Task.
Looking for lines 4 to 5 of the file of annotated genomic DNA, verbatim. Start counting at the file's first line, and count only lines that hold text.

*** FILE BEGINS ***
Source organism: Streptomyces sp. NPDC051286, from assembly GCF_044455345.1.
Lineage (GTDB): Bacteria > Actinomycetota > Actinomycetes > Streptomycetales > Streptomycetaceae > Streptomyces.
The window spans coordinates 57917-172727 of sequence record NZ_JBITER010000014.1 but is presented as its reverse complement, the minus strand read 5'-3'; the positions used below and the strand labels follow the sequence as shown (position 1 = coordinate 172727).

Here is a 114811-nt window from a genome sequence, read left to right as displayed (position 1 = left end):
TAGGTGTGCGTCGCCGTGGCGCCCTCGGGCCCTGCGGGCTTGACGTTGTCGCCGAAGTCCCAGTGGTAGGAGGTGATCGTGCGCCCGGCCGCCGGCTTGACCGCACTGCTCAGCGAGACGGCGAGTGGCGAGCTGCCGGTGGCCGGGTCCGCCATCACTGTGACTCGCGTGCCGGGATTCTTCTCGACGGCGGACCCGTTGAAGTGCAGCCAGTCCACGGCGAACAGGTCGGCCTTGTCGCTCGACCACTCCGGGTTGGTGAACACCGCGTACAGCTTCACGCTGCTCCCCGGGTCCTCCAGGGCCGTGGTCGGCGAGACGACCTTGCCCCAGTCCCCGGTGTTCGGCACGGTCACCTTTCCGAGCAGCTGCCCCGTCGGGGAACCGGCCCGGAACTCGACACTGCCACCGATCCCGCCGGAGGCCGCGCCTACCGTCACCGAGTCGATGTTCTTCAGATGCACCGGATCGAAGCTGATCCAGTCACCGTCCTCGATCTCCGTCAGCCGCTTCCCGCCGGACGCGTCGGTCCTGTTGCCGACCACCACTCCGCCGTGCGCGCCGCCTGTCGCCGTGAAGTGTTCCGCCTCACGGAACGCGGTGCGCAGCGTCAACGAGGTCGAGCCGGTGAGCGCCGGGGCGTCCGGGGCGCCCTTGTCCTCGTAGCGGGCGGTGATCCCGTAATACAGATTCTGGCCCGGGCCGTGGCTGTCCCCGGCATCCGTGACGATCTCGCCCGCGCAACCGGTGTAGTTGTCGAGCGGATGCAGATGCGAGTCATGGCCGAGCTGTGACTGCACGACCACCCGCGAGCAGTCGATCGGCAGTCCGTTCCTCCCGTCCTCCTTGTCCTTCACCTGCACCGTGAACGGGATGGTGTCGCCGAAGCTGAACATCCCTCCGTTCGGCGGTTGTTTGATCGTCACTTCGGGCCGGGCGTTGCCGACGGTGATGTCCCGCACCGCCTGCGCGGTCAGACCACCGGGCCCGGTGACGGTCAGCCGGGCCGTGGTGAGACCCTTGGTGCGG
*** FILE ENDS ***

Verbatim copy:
Here is a 114811-nt window from a genome sequence, read left to right as displayed (position 1 = left end):
TAGGTGTGCGTCGCCGTGGCGCCCTCGGGCCCTGCGGGCTTGACGTTGTCGCCGAAGTCCCAGTGGTAGGAGGTGATCGTGCGCCCGGCCGCCGGCTTGACCGCACTGCTCAGCGAGACGGCGAGTGGCGAGCTGCCGGTGGCCGGGTCCGCCATCACTGTGACTCGCGTGCCGGGATTCTTCTCGACGGCGGACCCGTTGAAGTGCAGCCAGTCCACGGCGAACAGGTCGGCCTTGTCGCTCGACCACTCCGGGTTGGTGAACACCGCGTACAGCTTCACGCTGCTCCCCGGGTCCTCCAGGGCCGTGGTCGGCGAGACGACCTTGCCCCAGTCCCCGGTGTTCGGCACGGTCACCTTTCCGAGCAGCTGCCCCGTCGGGGAACCGGCCCGGAACTCGACACTGCCACCGATCCCGCCGGAGGCCGCGCCTACCGTCACCGAGTCGATGTTCTTCAGATGCACCGGATCGAAGCTGATCCAGTCACCGTCCTCGATCTCCGTCAGCCGCTTCCCGCCGGACGCGTCGGTCCTGTTGCCGACCACCACTCCGCCGTGCGCGCCGCCTGTCGCCGTGAAGTGTTCCGCCTCACGGAACGCGGTGCGCAGCGTCAACGAGGTCGAGCCGGTGAGCGCCGGGGCGTCCGGGGCGCCCTTGTCCTCGTAGCGGGCGGTGATCCCGTAATACAGATTCTGGCCCGGGCCGTGGCTGTCCCCGGCATCCGTGACGATCTCGCCCGCGCAACCGGTGTAGTTGTCGAGCGGATGCAGATGCGAGTCATGGCCGAGCTGTGACTGCACGACCACCCGCGAGCAGTCGATCGGCAGTCCGTTCCTCCCGTCCTCCTTGTCCTTCACCTGCACCGTGAACGGGATGGTGTCGCCGAAGCTGAACATCCCTCCGTTCGGCGGTTGTTTGATCGTCACTTCGGGCCGGGCGTTGCCGACGGTGATGTCCCGCACCGCCTGCGCGGTCAGACCACCGGGCCCGGTGACGGTCAGCCGGGCCGTGGTGAGACCCTTGGTGCGG